Apple Pay has gotten a lot of attention in recent weeks, but there are lots of other mobile-payment systems. Google Wallet uses a similar wireless technology called NFC, or near-field communication. Starbucks and Dunkin’ Donuts have apps that generate bar codes for their stores. A phone case called LoopPay mimics the signals produced by card swipes so you can pay with your phone just about anywhere credit cards are accepted — at least in theory.

     
  • 5 questions, answers on ‘net neutrality’ Nov 15, 2014 7:33 AM
    President Barack Obama on Monday waded into the debate over “net neutrality” by suggesting that Internet service should be regulated more heavily to protect consumers. A look at the issue and what’s at stake.

     
  • Move or die: Apps that motivate you to exercise Nov 15, 2014 7:36 AM
    Countless articles have detailed how it harms our cardiovascular system and makes us gain weight. And as someone who has packed on the pounds since I went from part-time to full-time work, I can ruefully attest to the latter.So I’ve been scared into trying to work while standing at my desk. My goal, given a bad back and the fact that I sometimes find it easier to concentrate when sitting, is to stand at least two hours each morning and a little while in the afternoon.

     
  • Review: HTC Re camera fun, but doesn’t beat phones Nov 15, 2014 7:35 AM
    Don’t live your life through a screen. That’s the premise behind HTC’s new Re camera, which aims to let users document all of life’s little moments and actually experience them, too, instead of watching through a viewfinder or a screen. In fact, the Re doesn’t have either — we’ll get to that. The camera, launching Saturday in the U.S., is tiny, waterproof and easy to grip. But, at $199, is it good enough to replace your smartphone or digital camera?

     
  • Notorious Glendale Heights hacktivist shares methods Nov 15, 2014 5:17 PM
    Cocaine dealers, bank robbers and carjackers converge at Manchester Federal Prison in rural Kentucky — and then there is former Glendale Heights resident Jeremy Hammond, a tousle-haired and talented hacker whose nimble fingers have clicked and tapped their way into the nation's computing systems. Among those whose data he helped expose: the husband of the federal judge who sentenced him. “From the start, I always wanted to target government websites, but also police and corporations that profit off government contracts,” he says.

     
  • Los Angeles police use data to target crime Nov 14, 2014 10:11 AM
    Los Angeles police are increasingly relying on technology that not only tells patrol officers where crime is most likely to occur but also identifies and keeps track of ex-cons and other bad guys they believe are most likely to commit them. The program — part data collection, part lightning-fast computer platform, part street-level intelligence-gathering — is expanding in Los Angeles with the help of a recent federal infusion of $400,000 and has drawn interest from departments across North America.

     
  • Illinois health insurance enrollment starts Saturday Nov 14, 2014 4:20 PM
    Many people still are confused about how to enroll, said Jose Munoz, the state’s chief marketing officer for the Get Covered Illinois campaign. About 43 percent of uninsured Illinoisans surveyed said confusion about the process kept them from signing up, he said. The state’s campaign will narrowly focus on three messages: free help available, the affordability of coverage and the quality of the health plans.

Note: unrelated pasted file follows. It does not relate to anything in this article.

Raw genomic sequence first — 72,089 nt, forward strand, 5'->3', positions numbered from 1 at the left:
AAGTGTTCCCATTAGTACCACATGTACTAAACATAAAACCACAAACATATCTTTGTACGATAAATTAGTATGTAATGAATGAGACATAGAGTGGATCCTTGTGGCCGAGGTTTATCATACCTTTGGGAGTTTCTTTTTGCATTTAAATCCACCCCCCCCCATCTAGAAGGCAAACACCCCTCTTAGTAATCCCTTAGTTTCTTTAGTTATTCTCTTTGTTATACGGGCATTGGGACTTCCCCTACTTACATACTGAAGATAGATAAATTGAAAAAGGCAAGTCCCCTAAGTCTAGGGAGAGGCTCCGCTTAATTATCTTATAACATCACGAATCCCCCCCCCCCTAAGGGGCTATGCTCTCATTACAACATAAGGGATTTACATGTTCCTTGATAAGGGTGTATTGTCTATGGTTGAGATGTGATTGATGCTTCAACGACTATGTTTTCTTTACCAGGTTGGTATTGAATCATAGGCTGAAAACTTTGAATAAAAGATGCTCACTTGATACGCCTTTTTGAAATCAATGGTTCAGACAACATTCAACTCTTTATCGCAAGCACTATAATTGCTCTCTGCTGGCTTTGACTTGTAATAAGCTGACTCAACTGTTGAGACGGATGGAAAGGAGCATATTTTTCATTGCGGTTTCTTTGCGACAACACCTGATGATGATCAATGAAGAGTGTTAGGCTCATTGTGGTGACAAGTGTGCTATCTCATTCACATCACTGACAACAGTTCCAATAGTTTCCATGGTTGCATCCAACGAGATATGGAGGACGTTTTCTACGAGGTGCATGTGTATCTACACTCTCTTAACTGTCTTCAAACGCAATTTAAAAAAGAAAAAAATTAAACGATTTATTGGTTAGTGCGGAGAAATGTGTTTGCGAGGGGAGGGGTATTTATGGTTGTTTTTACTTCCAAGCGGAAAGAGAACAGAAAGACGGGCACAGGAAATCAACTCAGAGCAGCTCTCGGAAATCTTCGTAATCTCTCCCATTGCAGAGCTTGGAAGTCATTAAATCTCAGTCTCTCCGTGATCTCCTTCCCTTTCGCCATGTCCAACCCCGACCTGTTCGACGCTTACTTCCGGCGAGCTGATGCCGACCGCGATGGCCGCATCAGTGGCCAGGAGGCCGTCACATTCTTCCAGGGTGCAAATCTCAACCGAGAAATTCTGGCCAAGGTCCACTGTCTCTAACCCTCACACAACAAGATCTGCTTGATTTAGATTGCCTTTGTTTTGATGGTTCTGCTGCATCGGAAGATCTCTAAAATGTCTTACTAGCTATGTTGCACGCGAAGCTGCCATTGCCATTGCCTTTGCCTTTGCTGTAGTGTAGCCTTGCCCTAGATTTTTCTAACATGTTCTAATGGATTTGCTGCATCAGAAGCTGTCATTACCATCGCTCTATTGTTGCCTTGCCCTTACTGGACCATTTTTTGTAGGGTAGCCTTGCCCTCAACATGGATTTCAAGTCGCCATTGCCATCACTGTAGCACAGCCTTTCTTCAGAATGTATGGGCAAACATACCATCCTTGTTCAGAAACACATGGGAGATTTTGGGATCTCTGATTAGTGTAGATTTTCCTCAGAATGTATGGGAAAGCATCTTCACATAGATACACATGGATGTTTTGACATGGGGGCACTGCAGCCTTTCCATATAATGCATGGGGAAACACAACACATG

• Wheaton expert: Online shoppers should stay vigilant against privacy hackers Nov 14, 2014 5:46 AM
    More of you are expected to shop online this holiday season and that means more vigilance is needed to protect your private information, a Wheaton expert said. That means you’ll need to remain cautious while protecting your devices and identity even more, especially in the wake of massive hacks at retailers, including Target, Jewel-Osco, Home Depot and others, said Vince Mazza, co-founder of Guard Street.

     
  • Elk Grove data center expands Nov 13, 2014 4:48 PM
    The CenturyLink Technology Solutions data center in Elk Grove Village has expanded and offers more space for its managed services and sloud solutions.

     
  • Tech company eyeing Gurnee strikes exclusive agreement with Argonne National Laboratory Nov 12, 2014 5:30 AM
    An exclusive licensing agreement for diamond semiconductor technology has been granted by a federal agency to a company that wants to move to Gurnee. AKHAN Semiconductor Inc. still needs Gurnee village board approval for a tax incentive package to move there.

     
  • Obama dives into Internet regulation debate Nov 11, 2014 2:19 PM

    By Anne Flaherty

    President Barack Obama is embracing a radical change in how the government treats Internet service, coming down on the side of consumer activists who fear slower download speeds and higher costs but angering Republicans and the nation’s cable giants who say the plan would kill jobs.

     
  • U.S. fights cybercrime from office parks Nov 11, 2014 12:03 PM
    Ground zero in the nation’s fight against cybercrime hides in plain sight, in a nondescript suburban office building with no government seals or signs. Only after passing a low-key receptionist stationed on the seventh floor does one see the metal detectors, personal cellphone lockers and a series of heavy doors marked “classified” — all leading to the auditorium-sized National Cybersecurity and Communications Integration Center.

     
  • Des Plaines school video a national finalist Nov 9, 2014 4:25 PM
    Algonquin Middle School in Des Plaines could be in line to receive more than $57,000 worth of technology-related upgrades if it wins an online video contest.